My tribe has some new children. We have been around for long enough as a tribe that we have seen a broad range of challenges and triumphs in parenting. We’ve got a greater awareness of the pressures and factors that we didn’t have to contend with ourselves, but that are major stressors on our children. Being asked to write a blessing for them this Imbolc, I started thinking about baby-blessings in general–what I wanted to accomplish or avoid in this new piece.
Most baby-blessings I have seen tend to be parental wishlists, or paeans to innocence and potential (boiling down to “be healthy and happy and successful, you precious little angel, and also reflect well on me”). I wanted to avoid putting any expectations on our children. I also wanted to avoid being the unwitting thirteenth fairy–afraid that by writing a list of wishes, I would leave something out, making room for a curse or a specific weakness. And I’m tired of rose-colored glasses, of trying to put the best face on everything.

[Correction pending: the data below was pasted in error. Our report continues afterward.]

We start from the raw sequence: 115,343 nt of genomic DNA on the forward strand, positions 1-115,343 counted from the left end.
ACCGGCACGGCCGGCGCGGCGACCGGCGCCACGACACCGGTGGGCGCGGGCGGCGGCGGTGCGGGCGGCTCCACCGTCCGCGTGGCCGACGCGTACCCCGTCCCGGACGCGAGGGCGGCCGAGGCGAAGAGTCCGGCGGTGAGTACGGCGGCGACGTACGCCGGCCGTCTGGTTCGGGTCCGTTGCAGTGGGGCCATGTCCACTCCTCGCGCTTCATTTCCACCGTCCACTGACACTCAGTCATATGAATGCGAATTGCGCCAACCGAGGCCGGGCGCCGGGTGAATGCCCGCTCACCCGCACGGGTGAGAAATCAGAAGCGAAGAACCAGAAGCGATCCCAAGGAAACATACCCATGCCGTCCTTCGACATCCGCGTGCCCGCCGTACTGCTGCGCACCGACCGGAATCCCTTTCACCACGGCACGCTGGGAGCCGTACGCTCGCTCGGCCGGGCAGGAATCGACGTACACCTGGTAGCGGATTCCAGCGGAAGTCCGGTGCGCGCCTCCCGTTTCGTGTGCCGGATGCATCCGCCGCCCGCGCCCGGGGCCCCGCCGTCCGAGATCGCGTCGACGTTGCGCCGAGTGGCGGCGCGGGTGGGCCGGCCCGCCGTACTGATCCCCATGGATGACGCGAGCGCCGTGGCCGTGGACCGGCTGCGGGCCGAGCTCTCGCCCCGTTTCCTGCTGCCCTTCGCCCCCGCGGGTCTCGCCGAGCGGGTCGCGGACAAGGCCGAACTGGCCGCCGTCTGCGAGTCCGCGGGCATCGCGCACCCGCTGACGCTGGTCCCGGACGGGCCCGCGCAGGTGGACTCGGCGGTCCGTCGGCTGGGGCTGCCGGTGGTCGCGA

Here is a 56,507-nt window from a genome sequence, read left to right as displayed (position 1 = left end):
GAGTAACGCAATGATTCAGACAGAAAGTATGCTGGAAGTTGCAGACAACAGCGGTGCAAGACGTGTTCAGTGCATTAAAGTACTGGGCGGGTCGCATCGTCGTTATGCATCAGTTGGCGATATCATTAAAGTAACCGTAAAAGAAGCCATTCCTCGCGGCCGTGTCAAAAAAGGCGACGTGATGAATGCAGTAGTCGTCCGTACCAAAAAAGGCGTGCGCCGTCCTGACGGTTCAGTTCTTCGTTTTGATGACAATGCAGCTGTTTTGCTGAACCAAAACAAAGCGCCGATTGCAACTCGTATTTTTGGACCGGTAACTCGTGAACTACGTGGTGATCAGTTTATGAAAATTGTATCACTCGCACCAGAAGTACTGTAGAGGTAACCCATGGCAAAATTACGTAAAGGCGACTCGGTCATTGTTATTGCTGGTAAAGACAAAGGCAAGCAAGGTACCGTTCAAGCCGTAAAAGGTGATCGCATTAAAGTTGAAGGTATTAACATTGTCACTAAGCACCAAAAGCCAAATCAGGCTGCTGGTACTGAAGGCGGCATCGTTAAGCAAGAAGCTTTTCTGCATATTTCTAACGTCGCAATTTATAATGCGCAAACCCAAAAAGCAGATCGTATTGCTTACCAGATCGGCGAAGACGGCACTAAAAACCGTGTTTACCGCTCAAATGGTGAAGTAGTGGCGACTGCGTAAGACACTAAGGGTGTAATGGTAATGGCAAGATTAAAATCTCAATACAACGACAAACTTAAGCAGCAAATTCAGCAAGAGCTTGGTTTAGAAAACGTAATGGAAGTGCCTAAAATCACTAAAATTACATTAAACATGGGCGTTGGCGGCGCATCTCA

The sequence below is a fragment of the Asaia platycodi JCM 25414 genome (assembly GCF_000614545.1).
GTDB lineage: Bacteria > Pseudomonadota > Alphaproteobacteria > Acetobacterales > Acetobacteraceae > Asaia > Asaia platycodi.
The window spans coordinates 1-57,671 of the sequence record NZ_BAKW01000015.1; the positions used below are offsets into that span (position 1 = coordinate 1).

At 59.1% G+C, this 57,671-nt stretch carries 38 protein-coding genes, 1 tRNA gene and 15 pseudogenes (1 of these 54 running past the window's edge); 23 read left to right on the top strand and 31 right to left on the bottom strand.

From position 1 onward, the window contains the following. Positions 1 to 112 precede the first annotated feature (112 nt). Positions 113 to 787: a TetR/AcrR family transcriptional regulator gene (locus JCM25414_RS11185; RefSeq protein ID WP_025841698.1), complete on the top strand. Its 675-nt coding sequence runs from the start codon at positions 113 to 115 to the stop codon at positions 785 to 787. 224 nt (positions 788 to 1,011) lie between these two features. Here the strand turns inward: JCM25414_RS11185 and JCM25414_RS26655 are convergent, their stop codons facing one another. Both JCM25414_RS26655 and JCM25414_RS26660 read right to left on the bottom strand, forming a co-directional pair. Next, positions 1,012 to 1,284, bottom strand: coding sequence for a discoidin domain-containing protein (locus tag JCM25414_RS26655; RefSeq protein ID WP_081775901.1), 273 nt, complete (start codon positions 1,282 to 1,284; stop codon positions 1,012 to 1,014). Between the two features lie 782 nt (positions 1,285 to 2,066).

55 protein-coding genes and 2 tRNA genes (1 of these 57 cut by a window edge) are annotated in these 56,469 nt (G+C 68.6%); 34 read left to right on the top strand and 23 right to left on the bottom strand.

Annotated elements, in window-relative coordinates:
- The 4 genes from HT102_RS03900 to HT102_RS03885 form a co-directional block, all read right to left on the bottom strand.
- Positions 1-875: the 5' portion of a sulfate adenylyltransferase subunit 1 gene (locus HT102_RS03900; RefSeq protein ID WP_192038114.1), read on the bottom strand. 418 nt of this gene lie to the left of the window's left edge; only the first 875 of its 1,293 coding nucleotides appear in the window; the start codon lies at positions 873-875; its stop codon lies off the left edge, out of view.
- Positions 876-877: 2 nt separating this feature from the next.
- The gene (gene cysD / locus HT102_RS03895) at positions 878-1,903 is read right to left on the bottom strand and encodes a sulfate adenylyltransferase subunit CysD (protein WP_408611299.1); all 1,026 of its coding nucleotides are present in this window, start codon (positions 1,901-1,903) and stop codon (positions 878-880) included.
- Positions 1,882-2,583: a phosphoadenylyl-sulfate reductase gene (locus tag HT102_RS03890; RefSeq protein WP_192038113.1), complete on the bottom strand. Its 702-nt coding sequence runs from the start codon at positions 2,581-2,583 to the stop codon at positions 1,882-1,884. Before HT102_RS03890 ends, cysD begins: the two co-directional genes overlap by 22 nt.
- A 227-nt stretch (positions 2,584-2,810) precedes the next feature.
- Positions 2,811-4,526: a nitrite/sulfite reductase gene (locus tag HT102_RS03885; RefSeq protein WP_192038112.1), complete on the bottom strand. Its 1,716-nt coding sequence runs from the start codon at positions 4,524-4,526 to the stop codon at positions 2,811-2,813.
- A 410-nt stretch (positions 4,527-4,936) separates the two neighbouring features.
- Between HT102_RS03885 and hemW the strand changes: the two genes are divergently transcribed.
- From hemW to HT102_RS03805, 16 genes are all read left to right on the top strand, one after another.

Life is hard, and we’re not perfect, and it’s still all worth the striving.
Welcome to Preachain
Welcome, child now among us. We’ve waited for this day.
We’re your tribe. We are your family. We will love you, come what may.
We are glorious, and broken. We are fine, and we are frayed.
We are strong, and we are ailing. And we’ll love you, come what may.
We are druids, bards, and warriors, and cooks, and smiths, and fools.
We are drunkards and we’re gossips; we are kind, and we are cruel.
We’re hard workers, and we’re lazy. We are hopeful, and dismayed.
We are generous and selfish, and we’ll love you, come what may.
We are proud, and we are shame-faced; we’re holy, and profane.
We are horrible and lovely, and we’ll make mistakes again.
We are greedy and mean-spirited and wise and calm and brave.
You may be these things, or others, and we’ll love you, come what may.